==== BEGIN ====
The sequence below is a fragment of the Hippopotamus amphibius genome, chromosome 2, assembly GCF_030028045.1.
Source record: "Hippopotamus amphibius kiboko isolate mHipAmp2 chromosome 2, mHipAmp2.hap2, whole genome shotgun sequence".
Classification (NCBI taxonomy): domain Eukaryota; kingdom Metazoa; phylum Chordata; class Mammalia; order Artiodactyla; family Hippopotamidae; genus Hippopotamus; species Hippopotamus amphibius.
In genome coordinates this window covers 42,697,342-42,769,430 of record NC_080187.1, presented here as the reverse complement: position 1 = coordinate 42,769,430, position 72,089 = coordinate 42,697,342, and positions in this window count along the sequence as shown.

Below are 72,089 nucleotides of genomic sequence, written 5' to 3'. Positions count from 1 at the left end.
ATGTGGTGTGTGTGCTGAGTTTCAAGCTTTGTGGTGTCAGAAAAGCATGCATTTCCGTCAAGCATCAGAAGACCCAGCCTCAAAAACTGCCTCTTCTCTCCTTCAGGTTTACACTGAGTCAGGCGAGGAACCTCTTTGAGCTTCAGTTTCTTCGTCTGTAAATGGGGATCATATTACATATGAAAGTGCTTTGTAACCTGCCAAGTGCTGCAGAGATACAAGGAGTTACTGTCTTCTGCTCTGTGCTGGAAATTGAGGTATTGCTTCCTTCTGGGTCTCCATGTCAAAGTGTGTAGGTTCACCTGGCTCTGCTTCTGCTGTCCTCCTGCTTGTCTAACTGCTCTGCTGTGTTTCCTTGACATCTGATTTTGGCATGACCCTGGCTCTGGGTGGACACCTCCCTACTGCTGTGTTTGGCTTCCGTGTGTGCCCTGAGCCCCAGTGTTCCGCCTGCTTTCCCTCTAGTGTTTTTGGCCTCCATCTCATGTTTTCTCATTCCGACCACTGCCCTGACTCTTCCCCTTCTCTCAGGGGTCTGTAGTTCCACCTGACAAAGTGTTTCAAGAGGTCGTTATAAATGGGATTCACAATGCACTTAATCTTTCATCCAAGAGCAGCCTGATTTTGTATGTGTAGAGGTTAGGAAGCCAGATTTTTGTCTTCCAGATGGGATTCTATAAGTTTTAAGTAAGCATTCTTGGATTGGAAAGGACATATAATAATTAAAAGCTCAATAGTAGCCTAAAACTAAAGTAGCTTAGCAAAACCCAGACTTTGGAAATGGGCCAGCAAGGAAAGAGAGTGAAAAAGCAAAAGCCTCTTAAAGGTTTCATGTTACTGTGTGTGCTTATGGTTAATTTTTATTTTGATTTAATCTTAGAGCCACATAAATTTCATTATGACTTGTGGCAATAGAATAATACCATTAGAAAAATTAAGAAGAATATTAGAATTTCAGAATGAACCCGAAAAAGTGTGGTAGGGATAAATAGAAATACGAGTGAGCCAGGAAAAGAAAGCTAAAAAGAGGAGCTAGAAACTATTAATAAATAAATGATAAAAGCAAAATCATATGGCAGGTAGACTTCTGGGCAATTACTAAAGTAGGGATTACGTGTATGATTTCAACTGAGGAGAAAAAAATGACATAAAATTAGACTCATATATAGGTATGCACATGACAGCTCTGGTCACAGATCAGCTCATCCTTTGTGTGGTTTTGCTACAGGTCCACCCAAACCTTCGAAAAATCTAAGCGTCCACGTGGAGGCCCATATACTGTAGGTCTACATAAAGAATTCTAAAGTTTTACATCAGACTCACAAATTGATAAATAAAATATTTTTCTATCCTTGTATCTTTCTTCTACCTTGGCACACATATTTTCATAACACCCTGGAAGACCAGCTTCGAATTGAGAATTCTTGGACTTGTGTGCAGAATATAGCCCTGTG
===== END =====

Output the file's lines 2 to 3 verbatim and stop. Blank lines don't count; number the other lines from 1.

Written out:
Source record: "Hippopotamus amphibius kiboko isolate mHipAmp2 chromosome 2, mHipAmp2.hap2, whole genome shotgun sequence".
Classification (NCBI taxonomy): domain Eukaryota; kingdom Metazoa; phylum Chordata; class Mammalia; order Artiodactyla; family Hippopotamidae; genus Hippopotamus; species Hippopotamus amphibius.